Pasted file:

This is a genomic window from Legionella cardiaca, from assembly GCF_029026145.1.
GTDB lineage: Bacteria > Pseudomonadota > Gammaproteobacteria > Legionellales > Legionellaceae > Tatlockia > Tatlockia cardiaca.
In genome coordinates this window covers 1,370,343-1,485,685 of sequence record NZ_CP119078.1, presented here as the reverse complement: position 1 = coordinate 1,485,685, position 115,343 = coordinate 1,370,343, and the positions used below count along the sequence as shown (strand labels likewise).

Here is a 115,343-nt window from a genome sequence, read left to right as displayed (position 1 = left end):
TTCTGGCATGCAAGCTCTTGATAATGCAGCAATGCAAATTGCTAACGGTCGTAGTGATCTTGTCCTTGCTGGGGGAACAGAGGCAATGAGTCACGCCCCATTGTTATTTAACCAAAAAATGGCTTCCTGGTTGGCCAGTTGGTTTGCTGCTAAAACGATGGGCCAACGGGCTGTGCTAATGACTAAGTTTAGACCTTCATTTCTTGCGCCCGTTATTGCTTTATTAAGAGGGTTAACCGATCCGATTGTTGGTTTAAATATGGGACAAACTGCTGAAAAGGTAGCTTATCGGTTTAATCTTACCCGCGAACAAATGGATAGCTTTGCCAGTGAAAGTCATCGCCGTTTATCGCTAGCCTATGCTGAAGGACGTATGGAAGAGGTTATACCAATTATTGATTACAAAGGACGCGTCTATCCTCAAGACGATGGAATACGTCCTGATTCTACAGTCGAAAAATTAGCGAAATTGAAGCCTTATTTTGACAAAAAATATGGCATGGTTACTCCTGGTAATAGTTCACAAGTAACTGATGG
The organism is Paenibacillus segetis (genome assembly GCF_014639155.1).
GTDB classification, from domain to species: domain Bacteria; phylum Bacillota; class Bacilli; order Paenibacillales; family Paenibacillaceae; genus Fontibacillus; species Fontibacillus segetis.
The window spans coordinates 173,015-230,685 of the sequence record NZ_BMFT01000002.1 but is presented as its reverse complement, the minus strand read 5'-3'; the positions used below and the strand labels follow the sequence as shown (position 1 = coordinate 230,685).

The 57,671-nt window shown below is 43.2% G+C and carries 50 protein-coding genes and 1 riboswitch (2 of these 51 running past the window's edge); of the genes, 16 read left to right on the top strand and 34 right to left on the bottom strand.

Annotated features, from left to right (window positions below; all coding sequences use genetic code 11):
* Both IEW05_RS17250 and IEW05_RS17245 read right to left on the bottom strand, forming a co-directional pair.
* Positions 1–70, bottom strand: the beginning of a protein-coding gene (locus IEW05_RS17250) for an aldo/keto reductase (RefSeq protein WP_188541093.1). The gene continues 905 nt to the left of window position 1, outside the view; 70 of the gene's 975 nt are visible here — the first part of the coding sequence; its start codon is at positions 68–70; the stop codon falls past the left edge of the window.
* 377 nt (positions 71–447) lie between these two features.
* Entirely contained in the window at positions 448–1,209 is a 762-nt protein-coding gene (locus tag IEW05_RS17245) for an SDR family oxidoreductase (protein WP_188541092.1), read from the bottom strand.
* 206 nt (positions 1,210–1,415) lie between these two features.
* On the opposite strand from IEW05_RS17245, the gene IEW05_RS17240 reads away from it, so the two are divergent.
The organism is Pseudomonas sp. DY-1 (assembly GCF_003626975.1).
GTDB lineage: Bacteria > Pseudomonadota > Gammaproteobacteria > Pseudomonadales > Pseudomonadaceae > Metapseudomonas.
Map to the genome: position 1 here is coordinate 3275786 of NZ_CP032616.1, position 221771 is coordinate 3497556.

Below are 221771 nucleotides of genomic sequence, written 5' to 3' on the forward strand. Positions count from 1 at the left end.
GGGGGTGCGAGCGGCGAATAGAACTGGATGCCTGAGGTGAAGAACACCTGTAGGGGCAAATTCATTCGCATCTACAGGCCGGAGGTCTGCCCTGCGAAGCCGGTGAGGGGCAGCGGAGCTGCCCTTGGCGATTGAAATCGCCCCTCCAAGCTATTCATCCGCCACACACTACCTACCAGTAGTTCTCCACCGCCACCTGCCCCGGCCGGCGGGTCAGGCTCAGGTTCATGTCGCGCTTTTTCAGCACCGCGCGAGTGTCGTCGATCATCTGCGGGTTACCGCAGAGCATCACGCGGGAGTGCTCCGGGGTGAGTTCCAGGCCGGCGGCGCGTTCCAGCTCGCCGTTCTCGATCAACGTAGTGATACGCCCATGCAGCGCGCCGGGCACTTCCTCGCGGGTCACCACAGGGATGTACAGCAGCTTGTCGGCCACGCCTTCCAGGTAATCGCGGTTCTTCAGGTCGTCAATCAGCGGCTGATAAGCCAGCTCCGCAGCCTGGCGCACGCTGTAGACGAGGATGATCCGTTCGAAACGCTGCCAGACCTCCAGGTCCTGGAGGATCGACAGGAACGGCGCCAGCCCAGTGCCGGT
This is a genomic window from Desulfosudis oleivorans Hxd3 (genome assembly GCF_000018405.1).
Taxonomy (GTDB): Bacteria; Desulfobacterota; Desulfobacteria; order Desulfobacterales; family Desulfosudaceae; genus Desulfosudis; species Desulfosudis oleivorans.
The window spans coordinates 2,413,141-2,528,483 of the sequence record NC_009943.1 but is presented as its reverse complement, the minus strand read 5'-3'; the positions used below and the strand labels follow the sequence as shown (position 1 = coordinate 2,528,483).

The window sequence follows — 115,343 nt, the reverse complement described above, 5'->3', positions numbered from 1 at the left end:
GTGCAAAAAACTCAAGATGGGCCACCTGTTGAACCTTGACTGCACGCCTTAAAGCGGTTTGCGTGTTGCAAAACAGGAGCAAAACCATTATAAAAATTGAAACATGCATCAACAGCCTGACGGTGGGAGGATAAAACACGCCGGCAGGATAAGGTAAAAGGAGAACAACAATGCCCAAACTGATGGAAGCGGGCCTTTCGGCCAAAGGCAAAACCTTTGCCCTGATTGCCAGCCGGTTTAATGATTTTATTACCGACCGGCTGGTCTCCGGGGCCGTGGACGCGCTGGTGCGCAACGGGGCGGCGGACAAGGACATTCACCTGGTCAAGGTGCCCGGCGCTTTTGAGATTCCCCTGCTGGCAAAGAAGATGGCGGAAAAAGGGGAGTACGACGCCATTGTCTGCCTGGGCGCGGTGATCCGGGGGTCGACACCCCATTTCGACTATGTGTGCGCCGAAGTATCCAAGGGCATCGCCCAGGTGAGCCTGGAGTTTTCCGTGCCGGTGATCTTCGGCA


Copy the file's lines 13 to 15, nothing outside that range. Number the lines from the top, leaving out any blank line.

* 377 nt (positions 71–447) lie between these two features.
* Entirely contained in the window at positions 448–1,209 is a 762-nt protein-coding gene (locus tag IEW05_RS17245) for an SDR family oxidoreductase (protein WP_188541092.1), read from the bottom strand.
* 206 nt (positions 1,210–1,415) lie between these two features.